"Despite all the difficulties of the negotiating process, we managed to agree on the main things," Mr. Putin said. Those issues included the withdrawal of heavy weaponry, a promise for constitutional change, and "special status" for the breakaway regions of Donetsk and Luhansk, he said.

Mr. Poroshenko, for his part, emphasized the humanitarian issues, like the release of all prisoners, including Nadiya V Savchenko, a female helicopter navigator who was elected to the Ukrainian Parliament while facing trial in Moscow. All foreign troops, military equipment and mercenaries should be withdrawn from Ukrainian territory, he said.

But the plan also included some tripwires, not least the questions about the truce line and the fate of the village of Debaltseve, an important railroad hub that has been the site of fierce fighting in recent weeks.

The deal calls for heavy artillery to be withdrawn at least about 15 miles from each side, and the biggest missiles even farther. The withdrawal is scheduled to start two days after the cease-fire and to be completed within two weeks.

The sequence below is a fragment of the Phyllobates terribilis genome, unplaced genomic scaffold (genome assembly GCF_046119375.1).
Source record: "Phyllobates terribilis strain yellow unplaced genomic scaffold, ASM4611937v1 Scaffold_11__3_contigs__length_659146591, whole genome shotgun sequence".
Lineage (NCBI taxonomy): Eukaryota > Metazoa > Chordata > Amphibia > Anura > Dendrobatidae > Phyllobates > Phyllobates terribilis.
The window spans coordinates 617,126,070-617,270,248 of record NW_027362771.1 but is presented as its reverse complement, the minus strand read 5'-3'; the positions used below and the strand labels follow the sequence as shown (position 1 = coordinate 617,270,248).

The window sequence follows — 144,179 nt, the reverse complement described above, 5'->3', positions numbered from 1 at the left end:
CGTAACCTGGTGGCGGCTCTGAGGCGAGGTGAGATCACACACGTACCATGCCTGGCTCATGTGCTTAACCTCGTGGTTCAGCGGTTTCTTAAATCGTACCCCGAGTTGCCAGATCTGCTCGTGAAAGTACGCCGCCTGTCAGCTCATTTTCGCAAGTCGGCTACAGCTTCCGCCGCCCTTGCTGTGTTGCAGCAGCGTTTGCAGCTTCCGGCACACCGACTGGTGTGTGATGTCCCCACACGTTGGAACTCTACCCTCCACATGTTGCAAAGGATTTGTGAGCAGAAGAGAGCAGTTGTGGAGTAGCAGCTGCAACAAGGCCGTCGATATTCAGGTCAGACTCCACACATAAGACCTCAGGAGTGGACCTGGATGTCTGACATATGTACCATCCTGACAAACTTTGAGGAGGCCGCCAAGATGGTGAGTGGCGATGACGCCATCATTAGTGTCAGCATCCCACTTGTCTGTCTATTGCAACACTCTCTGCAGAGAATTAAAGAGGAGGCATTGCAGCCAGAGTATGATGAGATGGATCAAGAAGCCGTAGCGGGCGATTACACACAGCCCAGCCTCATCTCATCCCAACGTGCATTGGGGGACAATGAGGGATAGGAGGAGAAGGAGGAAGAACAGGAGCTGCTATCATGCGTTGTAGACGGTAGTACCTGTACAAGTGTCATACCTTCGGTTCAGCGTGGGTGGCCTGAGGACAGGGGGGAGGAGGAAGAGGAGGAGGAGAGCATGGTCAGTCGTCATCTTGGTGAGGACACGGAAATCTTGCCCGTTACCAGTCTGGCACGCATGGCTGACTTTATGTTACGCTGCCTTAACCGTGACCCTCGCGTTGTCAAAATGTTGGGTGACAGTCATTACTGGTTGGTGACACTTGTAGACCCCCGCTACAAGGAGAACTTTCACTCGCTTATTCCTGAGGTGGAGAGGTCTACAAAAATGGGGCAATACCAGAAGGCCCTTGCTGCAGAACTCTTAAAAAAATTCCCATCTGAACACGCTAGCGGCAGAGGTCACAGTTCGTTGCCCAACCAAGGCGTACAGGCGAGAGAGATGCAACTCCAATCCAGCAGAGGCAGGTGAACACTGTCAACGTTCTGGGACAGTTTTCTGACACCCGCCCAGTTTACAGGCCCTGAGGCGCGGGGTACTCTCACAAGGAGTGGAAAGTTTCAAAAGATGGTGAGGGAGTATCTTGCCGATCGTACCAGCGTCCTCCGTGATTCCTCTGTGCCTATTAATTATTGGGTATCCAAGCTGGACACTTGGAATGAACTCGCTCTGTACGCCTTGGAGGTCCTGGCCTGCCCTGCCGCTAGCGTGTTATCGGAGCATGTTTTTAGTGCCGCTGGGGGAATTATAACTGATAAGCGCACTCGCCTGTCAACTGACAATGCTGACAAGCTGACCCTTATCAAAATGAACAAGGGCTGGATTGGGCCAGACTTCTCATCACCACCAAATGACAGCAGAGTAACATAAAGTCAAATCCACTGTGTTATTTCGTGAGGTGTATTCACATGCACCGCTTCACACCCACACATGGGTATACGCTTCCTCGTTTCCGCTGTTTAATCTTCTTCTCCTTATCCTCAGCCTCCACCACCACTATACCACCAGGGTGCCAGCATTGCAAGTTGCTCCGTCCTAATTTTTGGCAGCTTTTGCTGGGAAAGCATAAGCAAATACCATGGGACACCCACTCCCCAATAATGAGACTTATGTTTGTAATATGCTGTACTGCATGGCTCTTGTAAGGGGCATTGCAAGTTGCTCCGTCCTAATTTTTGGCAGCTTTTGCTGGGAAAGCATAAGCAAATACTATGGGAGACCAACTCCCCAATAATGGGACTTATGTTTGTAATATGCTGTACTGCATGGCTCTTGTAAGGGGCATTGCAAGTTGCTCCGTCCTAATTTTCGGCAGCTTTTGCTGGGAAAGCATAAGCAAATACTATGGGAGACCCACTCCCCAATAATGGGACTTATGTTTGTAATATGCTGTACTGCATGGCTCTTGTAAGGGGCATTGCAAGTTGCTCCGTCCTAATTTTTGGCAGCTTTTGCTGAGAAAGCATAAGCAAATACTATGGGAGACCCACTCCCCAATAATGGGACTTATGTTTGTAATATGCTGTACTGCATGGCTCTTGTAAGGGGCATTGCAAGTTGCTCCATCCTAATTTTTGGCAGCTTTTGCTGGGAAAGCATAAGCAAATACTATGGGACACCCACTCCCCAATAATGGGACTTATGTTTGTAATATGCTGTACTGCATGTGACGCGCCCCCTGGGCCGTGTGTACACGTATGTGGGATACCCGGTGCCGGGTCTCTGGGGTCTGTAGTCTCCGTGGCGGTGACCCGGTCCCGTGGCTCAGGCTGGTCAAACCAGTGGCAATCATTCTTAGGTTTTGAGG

Mr. Putin said that Mr. Poroshenko refused to acknowledge that the separatist forces had surrounded up to 8,000 Ukrainian soldiers in Debaltseve, but the Russian leader said he hoped that consultations between military commanders would settle that matter.

The Russian leader warned that the situation there carried the potential for renewed fighting, but he called on both sides to stop the bloodshed.

Even as all sides endorsed the pending cease-fire, the fighting that has left more than 5,400 people dead since last spring continued.

Pro-Russian rebel forces mounted a counterattack on areas east of the coastal city of Mariupol, trying to retake some of the ground seized in recent days by the volunteer, right-wing Azov Battalion.

Residents of Mariupol, an industrial port on the Sea of Azov that is widely expected to be the next target of rebel attacks if the truce agreed to in Minsk does not hold, said they could hear heavy shelling throughout the morning.

City and military officials said the fighting had not hit civilian areas in Mariupol, but had been confined to small villages to the east.